Groth: The day I rattled Roger Federer
It'll be a trivia question forever and a story for the grandkids.
The day I took a set off Roger Federer.
As John Millman prepares to take on the GOAT at the Australian Open tonight, I kind of know how he feels.
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Big court, big tournament and an even bigger reputation across the net at the other end.
It's the one that everyone remembers, so when I stopped playing tennis, they'd say 'I remember watching you play Federer on centre court at Wimbledon and taking a set'.
2015 Wimbledon, third round.
People say 'what was it like?', 'how did you feel going out there?'.
I'd played him at the US Open in 2014 - the first time I'd ever gotten to a main draw off my own ranking. I'd beaten Ramos-Vinolas in the first round so it was a good win to kick things off at Flushing Meadows.
When I went out on centre court, you get interviewed in the tunnel by Brad Gilbert and then let me tell you - Arthur Ashe Stadium is simply massive. It's bigger than any tennis stadium we have in the world.
You're playing Friday night, against a bloke who is arguably the greatest player of all-time.
You walk out first. They make a lot of noise.
But when Fed walks out? That noise just goes to the next level. I was lucky enough you could hit up there - but you can't do that at Wimbledon.
I didn't look or feel nervous to my team. I won the toss and I jogged back to the baseline and got the ball from the ballkid - I like to feed the ball first when I start a warmup. I feed the ball in and it goes sailing past Roger at shoulder height and almost hits the back wall.
So as much as I'd prepared my whole life to play a match of that size, I wasn't ready.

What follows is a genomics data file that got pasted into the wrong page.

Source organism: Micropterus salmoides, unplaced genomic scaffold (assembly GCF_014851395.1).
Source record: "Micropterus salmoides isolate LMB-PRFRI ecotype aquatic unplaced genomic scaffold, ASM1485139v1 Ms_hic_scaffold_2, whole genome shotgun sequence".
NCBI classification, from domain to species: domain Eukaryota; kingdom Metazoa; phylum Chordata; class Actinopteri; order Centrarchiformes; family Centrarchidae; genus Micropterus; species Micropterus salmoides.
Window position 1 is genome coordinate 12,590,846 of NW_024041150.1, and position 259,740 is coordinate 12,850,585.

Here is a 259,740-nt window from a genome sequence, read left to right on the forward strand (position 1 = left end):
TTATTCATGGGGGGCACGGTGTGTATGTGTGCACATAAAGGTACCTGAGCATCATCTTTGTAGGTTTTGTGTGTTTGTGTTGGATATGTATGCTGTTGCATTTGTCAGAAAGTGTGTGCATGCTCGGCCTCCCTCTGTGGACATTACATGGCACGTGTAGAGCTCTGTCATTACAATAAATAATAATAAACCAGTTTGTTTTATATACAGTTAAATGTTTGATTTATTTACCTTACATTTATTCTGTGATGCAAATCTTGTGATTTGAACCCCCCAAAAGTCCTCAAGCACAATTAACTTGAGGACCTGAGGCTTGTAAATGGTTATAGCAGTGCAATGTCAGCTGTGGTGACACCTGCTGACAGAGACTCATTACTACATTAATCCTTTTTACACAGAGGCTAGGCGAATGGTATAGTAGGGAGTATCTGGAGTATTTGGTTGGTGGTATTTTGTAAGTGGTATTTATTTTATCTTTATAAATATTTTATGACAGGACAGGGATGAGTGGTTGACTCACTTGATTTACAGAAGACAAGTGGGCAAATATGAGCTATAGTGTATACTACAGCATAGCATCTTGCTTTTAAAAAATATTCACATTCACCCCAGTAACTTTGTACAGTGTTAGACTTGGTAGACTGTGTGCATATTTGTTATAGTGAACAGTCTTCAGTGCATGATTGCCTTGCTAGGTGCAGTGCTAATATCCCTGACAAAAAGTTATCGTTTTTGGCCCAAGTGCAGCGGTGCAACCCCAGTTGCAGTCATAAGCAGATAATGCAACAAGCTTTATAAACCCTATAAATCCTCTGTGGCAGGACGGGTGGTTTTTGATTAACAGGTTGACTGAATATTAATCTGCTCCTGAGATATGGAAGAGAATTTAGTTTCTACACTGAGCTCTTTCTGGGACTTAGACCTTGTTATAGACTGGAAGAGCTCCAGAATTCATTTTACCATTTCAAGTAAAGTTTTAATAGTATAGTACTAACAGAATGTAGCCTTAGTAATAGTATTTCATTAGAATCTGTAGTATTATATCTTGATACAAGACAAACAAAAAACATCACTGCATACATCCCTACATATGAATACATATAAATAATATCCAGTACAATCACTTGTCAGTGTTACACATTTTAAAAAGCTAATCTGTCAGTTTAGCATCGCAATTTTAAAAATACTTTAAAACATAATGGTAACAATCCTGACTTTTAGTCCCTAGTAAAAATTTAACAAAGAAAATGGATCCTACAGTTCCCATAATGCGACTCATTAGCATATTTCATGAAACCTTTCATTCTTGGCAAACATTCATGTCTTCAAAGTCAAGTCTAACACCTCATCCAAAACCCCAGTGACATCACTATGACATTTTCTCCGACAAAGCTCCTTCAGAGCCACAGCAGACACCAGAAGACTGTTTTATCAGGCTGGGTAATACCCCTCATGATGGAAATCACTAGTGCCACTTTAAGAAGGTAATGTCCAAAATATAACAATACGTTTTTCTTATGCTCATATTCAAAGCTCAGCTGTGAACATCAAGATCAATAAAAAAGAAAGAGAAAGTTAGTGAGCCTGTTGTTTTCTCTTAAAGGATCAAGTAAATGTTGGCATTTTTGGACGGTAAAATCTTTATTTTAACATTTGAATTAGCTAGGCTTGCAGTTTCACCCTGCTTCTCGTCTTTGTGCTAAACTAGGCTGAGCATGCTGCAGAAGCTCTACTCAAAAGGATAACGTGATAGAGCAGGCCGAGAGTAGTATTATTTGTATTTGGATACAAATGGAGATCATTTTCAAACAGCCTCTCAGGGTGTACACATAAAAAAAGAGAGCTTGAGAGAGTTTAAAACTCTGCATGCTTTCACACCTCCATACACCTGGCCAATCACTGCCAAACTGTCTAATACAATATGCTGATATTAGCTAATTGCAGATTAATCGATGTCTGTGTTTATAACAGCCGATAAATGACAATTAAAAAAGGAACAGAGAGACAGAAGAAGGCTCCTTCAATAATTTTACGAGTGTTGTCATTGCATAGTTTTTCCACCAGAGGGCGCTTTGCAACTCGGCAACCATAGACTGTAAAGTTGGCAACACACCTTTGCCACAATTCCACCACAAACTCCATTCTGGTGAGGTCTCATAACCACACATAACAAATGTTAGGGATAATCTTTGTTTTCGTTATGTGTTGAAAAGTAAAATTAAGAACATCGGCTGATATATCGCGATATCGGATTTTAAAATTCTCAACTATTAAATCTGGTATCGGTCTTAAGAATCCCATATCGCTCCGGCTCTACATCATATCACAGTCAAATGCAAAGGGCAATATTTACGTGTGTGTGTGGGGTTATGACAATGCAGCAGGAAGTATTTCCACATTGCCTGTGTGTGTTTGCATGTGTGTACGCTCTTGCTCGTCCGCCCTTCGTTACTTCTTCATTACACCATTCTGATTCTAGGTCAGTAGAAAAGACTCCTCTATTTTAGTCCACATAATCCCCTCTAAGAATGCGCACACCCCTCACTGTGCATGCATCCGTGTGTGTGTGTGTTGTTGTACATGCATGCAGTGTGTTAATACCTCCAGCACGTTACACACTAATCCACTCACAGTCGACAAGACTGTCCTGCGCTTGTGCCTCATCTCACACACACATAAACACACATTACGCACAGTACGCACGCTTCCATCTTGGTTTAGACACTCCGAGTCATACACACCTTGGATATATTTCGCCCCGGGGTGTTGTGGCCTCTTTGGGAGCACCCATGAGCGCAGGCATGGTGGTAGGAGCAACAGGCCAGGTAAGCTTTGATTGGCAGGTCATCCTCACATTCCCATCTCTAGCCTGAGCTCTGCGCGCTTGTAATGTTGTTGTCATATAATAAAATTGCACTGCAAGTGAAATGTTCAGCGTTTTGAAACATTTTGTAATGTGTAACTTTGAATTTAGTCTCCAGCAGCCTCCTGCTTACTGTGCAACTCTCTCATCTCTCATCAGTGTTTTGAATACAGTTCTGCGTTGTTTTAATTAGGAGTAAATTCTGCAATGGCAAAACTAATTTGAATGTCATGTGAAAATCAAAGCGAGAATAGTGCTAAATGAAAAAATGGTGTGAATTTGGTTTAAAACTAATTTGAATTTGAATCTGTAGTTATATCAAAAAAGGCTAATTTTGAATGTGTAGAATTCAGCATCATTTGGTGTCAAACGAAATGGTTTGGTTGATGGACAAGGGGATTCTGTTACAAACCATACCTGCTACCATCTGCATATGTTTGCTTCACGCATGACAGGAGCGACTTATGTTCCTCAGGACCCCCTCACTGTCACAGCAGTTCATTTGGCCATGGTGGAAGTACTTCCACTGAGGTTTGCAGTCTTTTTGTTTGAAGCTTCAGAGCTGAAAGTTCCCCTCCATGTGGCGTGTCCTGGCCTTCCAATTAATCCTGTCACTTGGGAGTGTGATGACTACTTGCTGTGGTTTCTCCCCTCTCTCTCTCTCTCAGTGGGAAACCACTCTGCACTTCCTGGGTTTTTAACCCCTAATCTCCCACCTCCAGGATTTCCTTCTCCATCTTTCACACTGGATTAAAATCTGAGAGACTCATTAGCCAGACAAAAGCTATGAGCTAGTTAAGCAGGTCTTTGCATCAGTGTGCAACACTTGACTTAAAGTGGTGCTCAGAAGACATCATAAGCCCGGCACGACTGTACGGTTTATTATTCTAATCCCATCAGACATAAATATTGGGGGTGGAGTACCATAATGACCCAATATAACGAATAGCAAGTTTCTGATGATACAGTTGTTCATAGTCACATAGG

I was top 100 and had all this confidence, but I wasn't ready. I lost 6-4 6-4 6-4, held myself to great account, and there was a lot of positives.
Come 2015, I'd played well in Australia, played well in Davis Cup and was 50 in the world.
I'd won a Challenger event in Manchester when I turned up at Wimbledon - and having drawn on the experience of having played him the year before - I finally felt ready.
I went into that match and genuinely thought I could win.
There's the aura, which I'd really felt off him at the US Open, but come Wimbledon, I saw him as the guy I had a game plan for and I deserved to be there.
This was a dream - I'd spent so many nights as a kid in Australia staying up all night watching the grasscourt slam, and now I was on that court without even a chance to have a warmup hit.
It was a tournament that was just a dream to play, and here I was playing one of the greatest of all time.
He'd won seven Wimbledon titles.
I'd never played on that court so went out about an hour before the match in my shorts and thongs and had to walk through the members' lunch - some huge sport names - which was one of the most daunting parts of the day.
I was nervous, but when I won that third set, it had really only seemed a matter of time.
It was moments of my own undoing that got me broken in the first two sets, and I felt genuinely in the match and had him worried.
I wasn't able to win, but you can prepare as well as you want but until you've been in that situation, you don't know how you're going to feel.
The experience the second time around was so different.
You could see that he was rattled - he wouldn't have known me very well, other than being the giant Aussie who was going to serve big.
I didn't win. It would have been great to go back and win the match, but to take a set off a guy whose record at that tournament is so good - with where I'd come from, as well, playing local footy for a while having stepped away from the sport - that's something I'm pretty proud of.
It'll be a dinner party story for many years to come, if nothing else.